If the family wishes to maintain financial privacy, an alternative is to use an unlimited company, which is exempt from filing annual accounts at Companies House. In this case, the shareholders would have unlimited personal liability for the debts and other liabilities of the FIC, albeit these may not be significant where the FIC is only holding investments, but not trading.
Tax on creation
If the FIC is funded with cash, there should be no immediate tax consequences. The gifts of shares or other assets in the FIC to family members will be “potentially exempt transfers” for inheritance tax (IHT) purposes, which mean there will be no immediate IHT liability. The value of the gifted shares will be outside the donor’s estate for IHT purposes, once the donor has survived seven years.
If assets standing at a gain are to be transferred into the FIC, this may trigger a capital gains tax liability. Transfer of stampable assets may also trigger stamp duty or stamp duty land tax.
Tax within the FIC
Most income or gains received by the FIC will be taxed at corporation tax rates, currently at 20%, decreasing to 19% from April 2017 and 17% from April 2020. Dividends received from other UK companies and most offshore companies will not be subject to corporation tax, and so may be received by the FIC tax free. FIC also benefits from indexation allowance, which is not available to trusts and individuals.
This means a FIC can offer a highly tax efficient method of rolling up income. The deferral of personal tax until a distribution is made can maximise the assets within the FIC available for reinvestment.
Tax at shareholder level
The only tax liability at shareholder level is on shareholder distributions made by way of dividend. There will be no additional personal liability for so long as any income or gains are rolled up within the FIC.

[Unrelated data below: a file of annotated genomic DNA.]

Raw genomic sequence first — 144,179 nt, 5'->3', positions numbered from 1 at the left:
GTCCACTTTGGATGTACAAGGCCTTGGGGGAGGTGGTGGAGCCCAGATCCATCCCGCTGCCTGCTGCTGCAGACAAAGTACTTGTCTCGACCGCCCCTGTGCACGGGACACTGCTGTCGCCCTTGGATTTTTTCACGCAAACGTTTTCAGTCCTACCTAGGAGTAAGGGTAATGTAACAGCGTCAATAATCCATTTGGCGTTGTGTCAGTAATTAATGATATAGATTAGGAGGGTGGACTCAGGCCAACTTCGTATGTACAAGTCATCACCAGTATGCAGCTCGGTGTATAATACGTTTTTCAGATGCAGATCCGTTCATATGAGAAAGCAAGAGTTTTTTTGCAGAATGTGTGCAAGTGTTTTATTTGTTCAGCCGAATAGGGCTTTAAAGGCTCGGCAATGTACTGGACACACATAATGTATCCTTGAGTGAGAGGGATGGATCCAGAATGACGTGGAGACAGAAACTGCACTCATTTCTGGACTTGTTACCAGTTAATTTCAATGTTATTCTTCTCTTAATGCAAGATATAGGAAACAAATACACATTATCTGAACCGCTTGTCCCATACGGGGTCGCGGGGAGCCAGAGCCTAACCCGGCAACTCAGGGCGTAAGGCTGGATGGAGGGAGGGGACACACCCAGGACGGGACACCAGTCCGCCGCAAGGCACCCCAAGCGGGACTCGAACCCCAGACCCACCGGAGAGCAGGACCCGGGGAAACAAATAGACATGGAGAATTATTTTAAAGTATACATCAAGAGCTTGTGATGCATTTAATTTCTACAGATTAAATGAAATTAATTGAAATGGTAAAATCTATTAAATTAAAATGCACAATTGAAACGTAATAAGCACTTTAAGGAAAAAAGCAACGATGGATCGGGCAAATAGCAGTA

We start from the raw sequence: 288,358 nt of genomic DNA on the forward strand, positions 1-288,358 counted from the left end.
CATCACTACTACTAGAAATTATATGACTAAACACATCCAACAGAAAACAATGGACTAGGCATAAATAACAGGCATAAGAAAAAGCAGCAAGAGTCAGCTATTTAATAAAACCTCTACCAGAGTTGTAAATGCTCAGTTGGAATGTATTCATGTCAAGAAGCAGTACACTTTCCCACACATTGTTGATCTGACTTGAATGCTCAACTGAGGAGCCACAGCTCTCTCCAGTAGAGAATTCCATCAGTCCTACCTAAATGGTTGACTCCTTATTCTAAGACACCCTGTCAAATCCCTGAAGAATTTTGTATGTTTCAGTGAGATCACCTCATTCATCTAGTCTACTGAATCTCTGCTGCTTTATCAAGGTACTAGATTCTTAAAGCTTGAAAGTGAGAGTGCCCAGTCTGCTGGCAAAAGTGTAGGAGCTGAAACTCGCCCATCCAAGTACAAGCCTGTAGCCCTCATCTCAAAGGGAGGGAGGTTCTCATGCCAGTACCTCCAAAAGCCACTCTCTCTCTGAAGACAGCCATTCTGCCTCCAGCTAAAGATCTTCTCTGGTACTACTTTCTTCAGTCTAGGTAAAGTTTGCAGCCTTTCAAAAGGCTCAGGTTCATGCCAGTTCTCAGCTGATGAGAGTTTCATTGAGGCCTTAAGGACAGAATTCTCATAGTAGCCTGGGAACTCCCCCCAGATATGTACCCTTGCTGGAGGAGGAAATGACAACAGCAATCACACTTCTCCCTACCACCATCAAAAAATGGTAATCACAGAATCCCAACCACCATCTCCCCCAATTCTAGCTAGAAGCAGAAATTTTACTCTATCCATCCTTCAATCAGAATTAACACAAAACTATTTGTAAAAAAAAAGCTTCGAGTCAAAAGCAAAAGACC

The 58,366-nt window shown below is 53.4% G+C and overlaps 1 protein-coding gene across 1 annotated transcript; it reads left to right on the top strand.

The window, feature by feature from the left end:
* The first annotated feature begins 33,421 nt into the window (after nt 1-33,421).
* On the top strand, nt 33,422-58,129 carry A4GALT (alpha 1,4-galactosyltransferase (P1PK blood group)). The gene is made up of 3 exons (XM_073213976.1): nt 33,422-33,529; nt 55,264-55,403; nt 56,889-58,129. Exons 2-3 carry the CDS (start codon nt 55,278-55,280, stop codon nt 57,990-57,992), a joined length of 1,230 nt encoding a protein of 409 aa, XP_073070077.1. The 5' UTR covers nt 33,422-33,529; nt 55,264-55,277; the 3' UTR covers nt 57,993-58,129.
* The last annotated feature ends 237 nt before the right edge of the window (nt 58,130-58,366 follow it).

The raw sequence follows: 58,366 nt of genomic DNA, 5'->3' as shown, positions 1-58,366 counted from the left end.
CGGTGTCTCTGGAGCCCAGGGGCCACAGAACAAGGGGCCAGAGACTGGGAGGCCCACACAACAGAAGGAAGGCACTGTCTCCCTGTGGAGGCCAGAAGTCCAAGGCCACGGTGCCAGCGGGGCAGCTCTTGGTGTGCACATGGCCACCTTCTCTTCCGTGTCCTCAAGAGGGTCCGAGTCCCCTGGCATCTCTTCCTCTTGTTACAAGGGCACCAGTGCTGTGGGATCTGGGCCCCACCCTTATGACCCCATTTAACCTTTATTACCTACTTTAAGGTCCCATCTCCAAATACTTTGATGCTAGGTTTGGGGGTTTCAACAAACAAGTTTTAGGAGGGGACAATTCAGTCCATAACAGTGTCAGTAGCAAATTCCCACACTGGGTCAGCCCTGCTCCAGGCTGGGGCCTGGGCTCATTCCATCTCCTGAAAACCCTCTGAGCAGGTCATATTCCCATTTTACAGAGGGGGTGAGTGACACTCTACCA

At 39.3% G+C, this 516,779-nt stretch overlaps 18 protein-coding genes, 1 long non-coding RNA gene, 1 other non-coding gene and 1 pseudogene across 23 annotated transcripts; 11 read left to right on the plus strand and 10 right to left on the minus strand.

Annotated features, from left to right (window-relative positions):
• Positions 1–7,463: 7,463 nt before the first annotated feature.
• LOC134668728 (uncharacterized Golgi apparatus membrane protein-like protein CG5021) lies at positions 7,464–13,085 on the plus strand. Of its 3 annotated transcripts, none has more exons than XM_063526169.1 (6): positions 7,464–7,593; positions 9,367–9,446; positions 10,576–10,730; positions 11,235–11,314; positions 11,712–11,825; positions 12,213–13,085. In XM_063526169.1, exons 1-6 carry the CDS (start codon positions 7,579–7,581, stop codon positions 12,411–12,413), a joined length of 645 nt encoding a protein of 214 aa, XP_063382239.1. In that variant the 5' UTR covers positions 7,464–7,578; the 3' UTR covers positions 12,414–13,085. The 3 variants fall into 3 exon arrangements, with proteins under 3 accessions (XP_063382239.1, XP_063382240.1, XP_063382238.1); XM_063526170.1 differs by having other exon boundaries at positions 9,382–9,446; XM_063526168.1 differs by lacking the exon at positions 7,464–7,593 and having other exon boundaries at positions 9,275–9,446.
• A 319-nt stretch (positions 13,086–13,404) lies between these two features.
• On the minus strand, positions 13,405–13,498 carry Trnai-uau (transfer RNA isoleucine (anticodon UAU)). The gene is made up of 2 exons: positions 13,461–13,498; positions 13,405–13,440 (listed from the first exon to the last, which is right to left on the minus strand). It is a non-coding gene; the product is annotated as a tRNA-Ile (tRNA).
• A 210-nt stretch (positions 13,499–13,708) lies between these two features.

When distributions are made, the overall tax rates on dividends from the FIC are the same as if the dividends were received on the underlying shares held personally. The overall tax rates on other income are broadly similar to the usual personal rates. In both cases, the benefit is that tax may be deferred by delaying the declaration of any dividends from the FIC. The tax advantages of the FIC are certainly compounded by gross funds being available for re-investment within it, where the FIC is used for long-term roll-up.
Who are FICs suitable for?
FICs are not suitable for everyone, and careful consideration with regard to a family’s income and capital, as well as investment objectives, is required. That said, FICs are an attractive and flexible alternative to trusts, particularly with entrepreneurial clients who are used to operating with a company structure, and they are particularly tax efficient for clients investing in dividend-generating assets, with no need to withdraw funds in the short to medium term.
They are also appropriate for UK domiciliaries who are seeking to make controlled gifts in excess of their available nil-rate band, UK resident non-domiciliaries (RNDs) who are ‘deemed’ UK domiciled, and RNDs who are averse to the use of trusts or simply seeking a trust alternative.
Issues to consider
If a FIC suits the wealth planning strategy of your family, consider the following issues:
- Limited or unlimited company?
- Funding with cash, assets and/or a loan?
- Who will be the shareholders? Will they be “bloodline” family members only?
- What rights will each shareholder/group of shareholders have?
- Who should have voting rights?
- Who should be the directors?
- Any restrictions on the powers of the FIC?
- Any provisions for specific purposes?
- Is a shareholders’ agreement required?